THE PLOT

The book starts with Joyce having a fall on the stairs and losing her baby. She has a lot of blood loss as well, which leads to her getting a blood transfusion in the hospital. She barely survives.

When she wakes up after the incident, Joyce is almost like a different person. She knows things that she never even cared about, and remembers things that she has never experienced. Suddenly, she knows about architecture and history, and speaks Latin. Which is completely bizarre.

The other protagonist of the book is Justin, a guest professor at a college in Dublin and an art and history enthusiast. He was convinced to donate blood one day, which could someone’s life.

After Joyce’s incident, she becomes way too much like Justin. She has his memories and inherited his characteristics. One can say that his blood was given to her in the transfusion, which also transferred his memories and characteristics.

Throughout the book, we follow Joyce and Justin as they go on with their lives which somehow interleaves and changes everything.

MY REVIEW

First of all, a very interesting idea. It’s the thought that if something directly from a person’s heart is transferred to another person, it could transfer memories and characteristics as well.

The problem with this idea, which showed in the book, was a lack of plot around it. We just follow Joyce and Justin. There’s no great plot-line except this idea. Which kind of made it boring, and easy to skim. I read this book in a day because it was easy to read fast because there wasn’t very much substance in every line.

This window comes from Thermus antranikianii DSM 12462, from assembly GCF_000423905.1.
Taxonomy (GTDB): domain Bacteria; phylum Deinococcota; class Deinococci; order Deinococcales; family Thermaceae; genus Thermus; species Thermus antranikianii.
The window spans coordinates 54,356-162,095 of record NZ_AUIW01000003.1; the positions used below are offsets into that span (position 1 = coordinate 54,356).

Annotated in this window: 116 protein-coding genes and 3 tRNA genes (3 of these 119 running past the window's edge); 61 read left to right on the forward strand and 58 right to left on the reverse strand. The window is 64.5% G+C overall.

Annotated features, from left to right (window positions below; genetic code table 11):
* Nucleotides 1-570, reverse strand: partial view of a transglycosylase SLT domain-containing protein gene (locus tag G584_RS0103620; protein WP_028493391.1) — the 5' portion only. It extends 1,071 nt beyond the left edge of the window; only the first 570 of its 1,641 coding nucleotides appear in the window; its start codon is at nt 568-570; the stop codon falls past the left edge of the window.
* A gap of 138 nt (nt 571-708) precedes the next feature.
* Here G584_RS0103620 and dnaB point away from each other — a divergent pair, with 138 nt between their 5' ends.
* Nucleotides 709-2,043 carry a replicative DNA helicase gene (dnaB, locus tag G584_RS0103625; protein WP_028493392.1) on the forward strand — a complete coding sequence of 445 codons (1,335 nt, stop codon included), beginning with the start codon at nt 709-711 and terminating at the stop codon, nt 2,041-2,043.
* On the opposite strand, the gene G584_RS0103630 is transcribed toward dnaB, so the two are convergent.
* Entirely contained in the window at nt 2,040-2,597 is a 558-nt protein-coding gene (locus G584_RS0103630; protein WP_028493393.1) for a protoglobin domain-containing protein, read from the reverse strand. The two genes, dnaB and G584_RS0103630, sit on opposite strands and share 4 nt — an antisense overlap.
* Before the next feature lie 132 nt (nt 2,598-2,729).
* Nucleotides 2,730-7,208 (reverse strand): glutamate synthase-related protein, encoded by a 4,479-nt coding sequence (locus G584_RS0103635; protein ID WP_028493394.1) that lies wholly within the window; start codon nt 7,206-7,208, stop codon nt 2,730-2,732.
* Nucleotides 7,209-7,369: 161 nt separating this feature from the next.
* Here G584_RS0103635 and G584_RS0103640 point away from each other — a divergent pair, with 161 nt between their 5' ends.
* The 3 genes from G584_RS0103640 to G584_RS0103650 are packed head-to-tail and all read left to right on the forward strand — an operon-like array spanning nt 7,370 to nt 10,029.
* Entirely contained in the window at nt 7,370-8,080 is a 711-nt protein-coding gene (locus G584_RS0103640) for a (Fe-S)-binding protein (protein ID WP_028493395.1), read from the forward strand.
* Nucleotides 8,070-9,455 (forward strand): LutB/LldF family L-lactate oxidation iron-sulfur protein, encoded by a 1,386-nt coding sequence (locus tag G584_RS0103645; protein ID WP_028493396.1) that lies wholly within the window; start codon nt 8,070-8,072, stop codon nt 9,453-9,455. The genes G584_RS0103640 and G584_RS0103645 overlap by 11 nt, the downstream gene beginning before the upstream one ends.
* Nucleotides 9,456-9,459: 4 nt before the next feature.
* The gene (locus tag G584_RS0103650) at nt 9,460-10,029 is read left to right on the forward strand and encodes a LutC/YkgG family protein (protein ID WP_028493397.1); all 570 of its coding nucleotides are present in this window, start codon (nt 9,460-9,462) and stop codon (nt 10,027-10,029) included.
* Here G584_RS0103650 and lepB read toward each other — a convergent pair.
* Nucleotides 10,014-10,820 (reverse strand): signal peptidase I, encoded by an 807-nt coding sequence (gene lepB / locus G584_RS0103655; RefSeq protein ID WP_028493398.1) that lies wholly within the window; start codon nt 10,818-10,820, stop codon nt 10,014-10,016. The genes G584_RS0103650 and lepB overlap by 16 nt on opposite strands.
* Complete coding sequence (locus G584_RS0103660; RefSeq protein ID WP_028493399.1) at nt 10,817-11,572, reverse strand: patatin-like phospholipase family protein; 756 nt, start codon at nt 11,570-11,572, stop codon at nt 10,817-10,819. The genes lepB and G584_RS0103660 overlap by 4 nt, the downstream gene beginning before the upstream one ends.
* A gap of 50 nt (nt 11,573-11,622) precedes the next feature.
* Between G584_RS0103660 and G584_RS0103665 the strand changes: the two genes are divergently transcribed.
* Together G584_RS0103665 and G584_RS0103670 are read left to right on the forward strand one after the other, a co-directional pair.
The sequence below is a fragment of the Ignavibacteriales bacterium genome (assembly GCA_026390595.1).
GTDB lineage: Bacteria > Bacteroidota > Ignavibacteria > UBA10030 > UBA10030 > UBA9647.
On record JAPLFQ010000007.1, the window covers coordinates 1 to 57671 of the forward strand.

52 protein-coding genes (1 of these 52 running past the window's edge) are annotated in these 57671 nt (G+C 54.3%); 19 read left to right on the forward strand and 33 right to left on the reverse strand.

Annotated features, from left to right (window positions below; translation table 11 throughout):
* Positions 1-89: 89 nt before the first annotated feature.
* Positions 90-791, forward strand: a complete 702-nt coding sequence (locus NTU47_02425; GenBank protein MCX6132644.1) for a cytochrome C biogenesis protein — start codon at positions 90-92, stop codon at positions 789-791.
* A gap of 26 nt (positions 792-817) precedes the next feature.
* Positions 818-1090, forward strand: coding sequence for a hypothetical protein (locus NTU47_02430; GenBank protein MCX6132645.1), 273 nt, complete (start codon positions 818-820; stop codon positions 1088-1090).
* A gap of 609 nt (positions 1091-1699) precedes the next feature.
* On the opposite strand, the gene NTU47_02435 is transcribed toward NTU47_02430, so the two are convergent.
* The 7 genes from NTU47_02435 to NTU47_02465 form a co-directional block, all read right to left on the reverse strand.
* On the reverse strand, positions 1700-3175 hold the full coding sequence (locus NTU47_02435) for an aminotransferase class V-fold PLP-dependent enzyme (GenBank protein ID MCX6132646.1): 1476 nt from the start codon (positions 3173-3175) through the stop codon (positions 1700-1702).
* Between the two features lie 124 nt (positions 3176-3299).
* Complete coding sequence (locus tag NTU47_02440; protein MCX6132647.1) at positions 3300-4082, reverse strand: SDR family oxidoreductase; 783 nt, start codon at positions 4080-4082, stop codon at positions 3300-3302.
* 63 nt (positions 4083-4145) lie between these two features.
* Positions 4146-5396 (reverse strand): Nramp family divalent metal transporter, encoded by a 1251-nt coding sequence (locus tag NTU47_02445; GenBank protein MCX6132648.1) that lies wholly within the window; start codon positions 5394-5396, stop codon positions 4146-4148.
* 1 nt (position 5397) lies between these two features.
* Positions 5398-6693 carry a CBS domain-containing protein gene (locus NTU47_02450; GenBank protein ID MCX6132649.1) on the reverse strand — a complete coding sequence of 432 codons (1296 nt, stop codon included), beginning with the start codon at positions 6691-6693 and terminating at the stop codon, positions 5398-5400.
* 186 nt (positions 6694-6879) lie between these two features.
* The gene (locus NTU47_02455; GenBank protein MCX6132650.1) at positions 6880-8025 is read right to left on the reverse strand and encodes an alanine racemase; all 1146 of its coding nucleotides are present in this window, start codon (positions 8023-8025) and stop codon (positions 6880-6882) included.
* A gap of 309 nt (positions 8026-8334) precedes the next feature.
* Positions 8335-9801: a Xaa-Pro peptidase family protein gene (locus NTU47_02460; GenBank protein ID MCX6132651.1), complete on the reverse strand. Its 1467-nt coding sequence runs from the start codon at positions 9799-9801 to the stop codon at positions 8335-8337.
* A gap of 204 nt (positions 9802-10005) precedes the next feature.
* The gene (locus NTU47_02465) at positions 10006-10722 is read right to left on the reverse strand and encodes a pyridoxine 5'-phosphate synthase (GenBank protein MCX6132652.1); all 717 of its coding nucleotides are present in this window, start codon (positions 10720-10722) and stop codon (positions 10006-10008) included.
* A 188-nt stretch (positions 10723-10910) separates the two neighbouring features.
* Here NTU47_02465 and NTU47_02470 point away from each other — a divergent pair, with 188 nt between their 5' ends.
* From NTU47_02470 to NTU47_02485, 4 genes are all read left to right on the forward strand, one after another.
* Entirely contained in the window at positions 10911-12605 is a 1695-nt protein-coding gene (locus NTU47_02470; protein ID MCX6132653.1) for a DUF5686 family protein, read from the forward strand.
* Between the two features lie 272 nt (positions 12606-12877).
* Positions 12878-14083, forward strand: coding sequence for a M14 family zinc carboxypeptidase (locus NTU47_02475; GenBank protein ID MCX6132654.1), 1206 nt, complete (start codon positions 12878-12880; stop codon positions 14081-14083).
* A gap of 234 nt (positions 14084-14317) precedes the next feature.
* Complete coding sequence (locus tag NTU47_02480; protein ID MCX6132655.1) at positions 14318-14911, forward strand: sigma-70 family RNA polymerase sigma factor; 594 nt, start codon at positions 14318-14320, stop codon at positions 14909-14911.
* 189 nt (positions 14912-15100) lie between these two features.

I liked following Joyce’s journey after losing the baby which signals the end of her marriage. She moves back in with her widowed father and they learn to share space after so long. Their bond was pure, and although it had it’s annoyances, they support each other and have new adventures.

Justin was a fun character to read about. Simply because he’s kinda embarrassing and quirky. He has his flaws, which is seen very clearly, but his story was fun to read. He is a divorced man who moved to London to be closer to his teenage daughter, and travels to Dublin regularly for guest lectures. It’s hard for him to adjust to this new life after leaving behind a great life in America, but he does it for his daughter.